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Federal Way cashes in on red light cameras

Red light enforcement cameras at South 320th Street and Pacific Highway South in Federal Way. - Andy Hobbs/The Mirror
Red light enforcement cameras at South 320th Street and Pacific Highway South in Federal Way.
— image credit: Andy Hobbs/The Mirror

Red light photo enforcement was a money-maker for Federal Way in its first three months of operation.

A status report was presented to the city council March 17. The city began a one-year pilot program at two busy intersections in September 2008.

The cameras began to document red light violators in October. The program has earned the city nearly $160,000 since that time.

The cameras are placed at the intersections of South 320th Street and Pacific Highway South, and at South 348th Street and State Route 161/Enchanted Parkway. Each intersection is marked with signs letting motorists know that cameras stand ready to photograph red light violations. Yet, drivers continue to commit offenses.

The red light photo enforcement program is paying for itself, plus some. In the first three months of operation, the city spent an average of $20,726 per month in vendor fees to operate the cameras and issue citations. In October, $44,189 was garnered from the program. In November, $78,520 was made, and December brought in $98,431. The city captured $159,959 during the three-month period.

The violations are down from the program's first month in operation. In September — which was treated as a testing period in which violators received a warning rather than a ticket — the intersections averaged 77 infractions per day. The cameras caught 2,324 people running red lights that month. As few as 168 red light violation tickets per month will sustain the program.

"These numbers indicate there are a lot of red light violations," Deputy Police Chief Andy Hwang said in October. "We are hoping to bring those down."

Police and the city, from the beginning, expected the number of violations to fluctuate, police Chief Brian Wilson said. About 356 tickets were given in October; roughly 633 in November and nearly 794 in December. Despite November and December's increase in tickets, the numbers are still down from September.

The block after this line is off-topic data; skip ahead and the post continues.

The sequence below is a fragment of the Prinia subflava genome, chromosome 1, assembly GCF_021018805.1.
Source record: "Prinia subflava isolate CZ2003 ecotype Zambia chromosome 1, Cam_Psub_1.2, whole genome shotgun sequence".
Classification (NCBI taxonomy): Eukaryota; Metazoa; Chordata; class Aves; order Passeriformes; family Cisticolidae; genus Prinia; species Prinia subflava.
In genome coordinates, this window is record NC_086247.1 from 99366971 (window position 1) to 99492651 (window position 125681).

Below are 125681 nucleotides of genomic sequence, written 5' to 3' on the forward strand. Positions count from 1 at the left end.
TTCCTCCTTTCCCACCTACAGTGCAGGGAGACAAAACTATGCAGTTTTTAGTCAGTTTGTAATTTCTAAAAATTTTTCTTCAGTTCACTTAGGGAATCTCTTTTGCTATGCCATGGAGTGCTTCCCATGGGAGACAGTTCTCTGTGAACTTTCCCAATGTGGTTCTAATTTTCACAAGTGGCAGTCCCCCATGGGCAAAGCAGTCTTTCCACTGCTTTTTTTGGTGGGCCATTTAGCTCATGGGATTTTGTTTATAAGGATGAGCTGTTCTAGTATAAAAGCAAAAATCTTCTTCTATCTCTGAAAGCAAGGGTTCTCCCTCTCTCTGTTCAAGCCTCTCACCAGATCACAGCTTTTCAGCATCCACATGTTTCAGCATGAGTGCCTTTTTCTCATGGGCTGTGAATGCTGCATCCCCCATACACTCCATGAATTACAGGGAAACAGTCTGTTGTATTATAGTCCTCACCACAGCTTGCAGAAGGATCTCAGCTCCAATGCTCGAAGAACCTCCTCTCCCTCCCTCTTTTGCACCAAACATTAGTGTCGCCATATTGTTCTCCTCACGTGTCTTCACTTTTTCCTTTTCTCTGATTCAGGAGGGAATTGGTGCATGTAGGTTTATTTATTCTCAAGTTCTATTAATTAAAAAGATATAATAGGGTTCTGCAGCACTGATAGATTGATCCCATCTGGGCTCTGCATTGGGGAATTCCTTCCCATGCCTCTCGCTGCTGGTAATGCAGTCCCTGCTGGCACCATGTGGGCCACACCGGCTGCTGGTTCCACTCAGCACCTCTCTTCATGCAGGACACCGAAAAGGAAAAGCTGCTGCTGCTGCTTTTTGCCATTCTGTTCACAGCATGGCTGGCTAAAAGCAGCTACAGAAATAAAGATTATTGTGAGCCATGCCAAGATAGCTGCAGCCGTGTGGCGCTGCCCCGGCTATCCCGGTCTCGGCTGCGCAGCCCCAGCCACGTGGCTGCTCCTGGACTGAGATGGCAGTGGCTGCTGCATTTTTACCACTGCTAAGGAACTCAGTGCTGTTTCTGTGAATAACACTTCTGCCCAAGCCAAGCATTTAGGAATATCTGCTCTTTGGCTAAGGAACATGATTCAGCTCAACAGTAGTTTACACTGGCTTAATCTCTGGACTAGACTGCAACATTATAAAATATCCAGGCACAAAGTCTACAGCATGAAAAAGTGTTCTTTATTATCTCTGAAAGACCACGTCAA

"This pilot program is about enhancing safety for motorists and pedestrians," Wilson said. "And while the numbers may fluctuate month to month, the overall trend is positive."

Getting drivers to obey traffic lights increases drivers' safety. Red light tickets come at a price of $124 per violation. The fee paid by those who disobey the law goes directly into a fund, where it is accounted for and designated for traffic safety, enforcement, education and engineering. Because the fund was set up before the city could guess how much money the program would gather, it did not make plans for allocating the finances, said city spokeswoman Linda Farmer.

"It's a mixed blessing actually having money in the account," she said.

It means motorists are still running red lights, but it also means the city can now begin looking at how to spend the money in the fund to improve traffic safety and flow, she said.

By the numbers

September (test period; no tickets issued)

Approximate total monthly violations: 2,324

Average daily violations: 77.0

Cost per ticket: $124

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October

Approximate total monthly violations: 356

Average daily violations: 11.5

Cost per ticket: $124

Revenue earned: $44,189

Net revenue after operating expenses: $21,114.58

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November

Approximate total monthly violations: 633

Average daily violations: 21.1

Cost per ticket: $124

Revenue earned: $78,520

Net revenue after operating expenses: $59,043

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December

Approximate total monthly violations: 794

Average daily violations: 25.6

Cost per ticket: $124

Revenue earned: $98,431

Net revenue after operating expenses: $78,802.50

Source: City of Federal Way

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